Growth is also about peo­ple

Sunday World - - Opin­ion -

What does it take to make it in the cor­po­rate world when you’re young, am­bi­tious and black? Hard work, in­tel­li­gence, dis­ci­pline, good aca­demic qual­i­fi­ca­tions?

The an­swer is all of the above, but where you are could turn out to be just as im­por­tant as what you are and what you bring to an or­gan­i­sa­tion.

Work at a trans­formed South African com­pany will al­most cer­tainly be more ben­e­fi­cial to the pre­vi­ously dis­ad­van­taged in­di­vid­ual than a job at a com­pany that re­sists change or en­gages in to­kenism.

Af­ter a decade of BEE, you would think that a ca­reer at a trans­formed com­pany would be the norm for young black pro­fes­sion­als.

Re­gret­tably, this is far from the case.

There is short­age of skilled pro­fes­sion­als in the coun­try, espe­cially black pro­fes­sion­als. Yet many still strug­gle to climb the cor­po­rate lad­der. Could the is­sue be the pro­fes­sional’s choice of an or­gan­i­sa­tion, or is it some­thing else?

Many mid-ca­reer black ex­ec­u­tives know what it’s like to make progress lit­tle by lit­tle with­out sup­port sys­tems; with­out struc­tured, hands-on men­tor­ship; with no ap­pre­ci­a­tion of what it took just to get a halfway de­cent ed­u­ca­tion and a foot in the cor­po­rate door; with lit­tle un­der­stand­ing of your home cir­cum­stances and scant as­sur­ance that suc­cess­ful de­liv­ery will lead to recog­ni­tion and pro­mo­tion, or even ro­ta­tion into more ful­fill­ing work.

Mak­ing it on your own with­out a hand up has its own sat­is­fac­tion, of course. But even as you progress, a lit­tle voice at the back of your head whis­pers: There has to be a bet­ter way. There is. This bet­ter way is the goal of re­cent changes to BEE leg­is­la­tion and more in­tense fo­cus on the per­sonal de­vel­op­ment of black peo­ple with the po­ten­tial to reach po­si­tions of real ex­ec­u­tive power.

Amended leg­is­la­tion now fo­cuses on mid­dle to se­nior man­age­ment to en­sure an or­gan­i­sa­tion not only trans­forms at board level, but also nur­tures in­di­vid­u­als who will be able to run the com­pany one day.

The ur­gent need to be more sys­tem­atic about black ad­vance­ment is the sub­text of the new broad-based BEE codes re­lat­ing to train­ing and de­vel­op­ment.

Com­pa­nies are find­ing it dif­fi­cult to at­tract and re­tain black tal­ent be­cause the cul­ture of their or­gan­i­sa­tions is not con­ducive to ca­reer growth by black pro­fes­sion­als.

Such or­gan­i­sa­tions can be toxic in their ap­proach to the de­vel­op­ment of these in­di­vid­u­als.

The pres­ence of a de­vel­op­ment plan is not suf­fi­cient.

An em­bed­ded sup­port sys­tem is needed to mo­ti­vate these pre­vi­ously dis­ad­van­taged in­di­vid­u­als and en­sure that their hard work and ded­i­ca­tion are no­ticed and re­warded.

Some com­pa­nies have made sig­nif­i­cant strides on the trans­for­ma­tion jour­ney and have sys­tems to ac­cel­er­ate the progress of black pro­fes­sion­als.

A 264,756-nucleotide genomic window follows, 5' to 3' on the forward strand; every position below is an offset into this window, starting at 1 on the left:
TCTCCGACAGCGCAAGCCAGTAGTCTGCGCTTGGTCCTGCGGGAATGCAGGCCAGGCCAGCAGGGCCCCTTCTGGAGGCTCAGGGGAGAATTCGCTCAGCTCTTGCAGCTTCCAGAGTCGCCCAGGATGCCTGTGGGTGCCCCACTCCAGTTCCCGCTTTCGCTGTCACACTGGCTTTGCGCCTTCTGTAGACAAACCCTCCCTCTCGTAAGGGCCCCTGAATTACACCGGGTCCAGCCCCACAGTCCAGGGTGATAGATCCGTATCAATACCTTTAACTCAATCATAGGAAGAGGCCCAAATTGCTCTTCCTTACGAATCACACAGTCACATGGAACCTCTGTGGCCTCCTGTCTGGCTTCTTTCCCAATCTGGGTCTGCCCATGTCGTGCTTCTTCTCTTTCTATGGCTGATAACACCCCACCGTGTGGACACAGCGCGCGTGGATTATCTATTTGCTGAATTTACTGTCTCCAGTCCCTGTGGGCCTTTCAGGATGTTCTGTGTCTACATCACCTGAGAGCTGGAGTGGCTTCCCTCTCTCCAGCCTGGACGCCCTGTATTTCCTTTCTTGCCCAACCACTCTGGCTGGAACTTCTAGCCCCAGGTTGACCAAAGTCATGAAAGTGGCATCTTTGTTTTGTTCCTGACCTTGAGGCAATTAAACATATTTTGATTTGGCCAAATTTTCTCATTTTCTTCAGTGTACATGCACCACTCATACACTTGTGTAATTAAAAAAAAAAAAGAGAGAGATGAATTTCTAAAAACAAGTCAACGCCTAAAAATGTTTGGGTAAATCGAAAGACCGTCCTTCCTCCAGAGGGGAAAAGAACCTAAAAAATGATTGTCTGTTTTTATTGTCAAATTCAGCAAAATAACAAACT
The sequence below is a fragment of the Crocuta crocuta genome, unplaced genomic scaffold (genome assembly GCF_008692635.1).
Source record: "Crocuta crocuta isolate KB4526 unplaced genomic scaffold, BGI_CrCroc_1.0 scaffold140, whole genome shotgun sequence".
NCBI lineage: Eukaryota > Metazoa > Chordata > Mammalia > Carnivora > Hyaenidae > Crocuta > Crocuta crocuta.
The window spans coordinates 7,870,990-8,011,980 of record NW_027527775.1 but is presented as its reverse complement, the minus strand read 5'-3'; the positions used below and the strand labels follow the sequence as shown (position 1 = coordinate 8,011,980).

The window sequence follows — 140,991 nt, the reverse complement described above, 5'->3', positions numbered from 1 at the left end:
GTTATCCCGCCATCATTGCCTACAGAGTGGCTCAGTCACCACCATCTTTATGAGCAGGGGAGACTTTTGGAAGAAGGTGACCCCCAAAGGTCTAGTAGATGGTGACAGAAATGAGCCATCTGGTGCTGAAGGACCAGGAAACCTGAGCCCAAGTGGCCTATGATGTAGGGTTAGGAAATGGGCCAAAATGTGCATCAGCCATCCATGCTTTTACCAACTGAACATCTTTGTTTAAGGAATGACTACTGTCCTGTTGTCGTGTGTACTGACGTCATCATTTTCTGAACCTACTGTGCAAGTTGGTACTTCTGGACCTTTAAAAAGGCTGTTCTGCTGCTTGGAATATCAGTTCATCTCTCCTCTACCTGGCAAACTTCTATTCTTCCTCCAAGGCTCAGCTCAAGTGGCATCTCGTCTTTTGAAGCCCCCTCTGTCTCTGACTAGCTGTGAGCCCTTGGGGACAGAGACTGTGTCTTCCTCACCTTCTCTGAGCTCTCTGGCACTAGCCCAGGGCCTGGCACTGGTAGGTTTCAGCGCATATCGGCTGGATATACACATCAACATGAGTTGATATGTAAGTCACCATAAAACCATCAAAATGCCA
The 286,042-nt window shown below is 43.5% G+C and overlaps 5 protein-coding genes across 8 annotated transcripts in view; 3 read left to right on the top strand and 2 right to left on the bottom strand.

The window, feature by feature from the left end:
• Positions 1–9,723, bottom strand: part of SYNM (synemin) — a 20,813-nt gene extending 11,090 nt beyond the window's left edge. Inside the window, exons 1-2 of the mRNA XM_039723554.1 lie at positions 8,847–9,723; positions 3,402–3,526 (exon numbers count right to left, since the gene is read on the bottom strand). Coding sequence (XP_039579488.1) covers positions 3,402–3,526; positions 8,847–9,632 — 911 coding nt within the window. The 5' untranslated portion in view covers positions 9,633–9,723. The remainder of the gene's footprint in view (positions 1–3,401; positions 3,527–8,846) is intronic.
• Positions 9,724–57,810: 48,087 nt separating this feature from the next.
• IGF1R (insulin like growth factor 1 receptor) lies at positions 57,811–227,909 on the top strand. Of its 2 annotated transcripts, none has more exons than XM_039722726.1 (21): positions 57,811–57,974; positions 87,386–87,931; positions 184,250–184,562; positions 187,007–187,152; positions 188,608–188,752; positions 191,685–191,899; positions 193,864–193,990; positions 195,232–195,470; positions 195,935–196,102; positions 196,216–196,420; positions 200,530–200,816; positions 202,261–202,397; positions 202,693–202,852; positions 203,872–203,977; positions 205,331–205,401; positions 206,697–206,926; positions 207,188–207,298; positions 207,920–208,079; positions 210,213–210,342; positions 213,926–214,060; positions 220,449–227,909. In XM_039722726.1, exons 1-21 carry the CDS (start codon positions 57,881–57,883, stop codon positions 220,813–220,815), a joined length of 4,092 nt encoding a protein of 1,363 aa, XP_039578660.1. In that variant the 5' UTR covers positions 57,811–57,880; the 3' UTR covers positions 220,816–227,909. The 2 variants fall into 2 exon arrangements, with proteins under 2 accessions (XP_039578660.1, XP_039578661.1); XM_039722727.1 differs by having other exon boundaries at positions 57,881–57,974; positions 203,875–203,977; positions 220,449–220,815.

These busi­nesses are the place to be for black man­agers with am­bi­tion, a strong work ethic and a sense of mis­sion.

It is hardly news that many suc­cess­ful black pro­fes­sion­als have had their busi­ness ca­reers boosted by or­gan­i­sa­tions that of­fered em­bed­ded sup­port.

Younger pro­fes­sion­als tend to grav­i­tate to­wards busi­nesses that show tan­gi­ble in­ter­est in their ad­vance­ment and have a strong cadre of black ex­ec­u­tives in place.

These com­pa­nies not only of­fer ca­reer op­por­tu­ni­ties be­cause their cul­ture sup­ports the pre­vi­ously dis­ad­van­taged in­di­vid­ual; they of­fer chances to grow be­cause they are com­mer­cially suc­cess­ful.

They are big and get­ting big­ger. These are the or­gan­i­sa­tions of the fu­ture.

The chances are they al­ready out- per­form the BEE lag­gards, and not sim­ply be­cause of em­pow­er­ment points and the re­sul­tant ac­qui­si­tion of new busi­ness.

They have an in­spir­ing vi­sion of the fu­ture. They in­vest in their peo­ple, and em­pow­ered peo­ple tend to per­form bet­ter than those who sim­ply go through the mo­tions.

These or­gan­i­sa­tions not only at­tract the best tal­ent, they prob­a­bly at­tract new in­vest­ment, too.

Po­ten­tial new part­ners with sig­nif­i­cant re­sources look for busi­nesses with a fu­ture, not ones locked in the past.

It’s clear that money and tal­ent are at­tracted by the same thing: growth po­ten­tial.

The fact is that trans­for­ma­tion has the best long-term ca­pac­ity to de­liver such growth.

This is why the re­vised em­power- ment codes are not sim­ply a com­pli­ance is­sue. Im­ple­men­ta­tion of the codes is tan­ta­mount to the im­ple­men­ta­tion of sus­tain­able growth.

Pre­vi­ously dis­ad­van­taged in­di­vid­u­als tend to fo­cus on per­sonal growth while in­vestors and boards of direc­tors think in terms of profit growth.

Of course, BEE pol­i­cy­mak­ers are more in­tent on na­tional growth, not only now, but for decades to come.

Growth, in all in­stances, can only be se­cured by sin­cere trans­for­ma­tion of our econ­omy.

That s an em­pow­er­ing mes­sage and de­serves much greater promi­nence than the un­help­ful fo­cus on the sup­pos­edly puni­tive as­pects of new BEE re­quire­ments.

Kabi is se­nior in­vest­ment man­ager at the Minework­ers In­vest­ment Com­pany .

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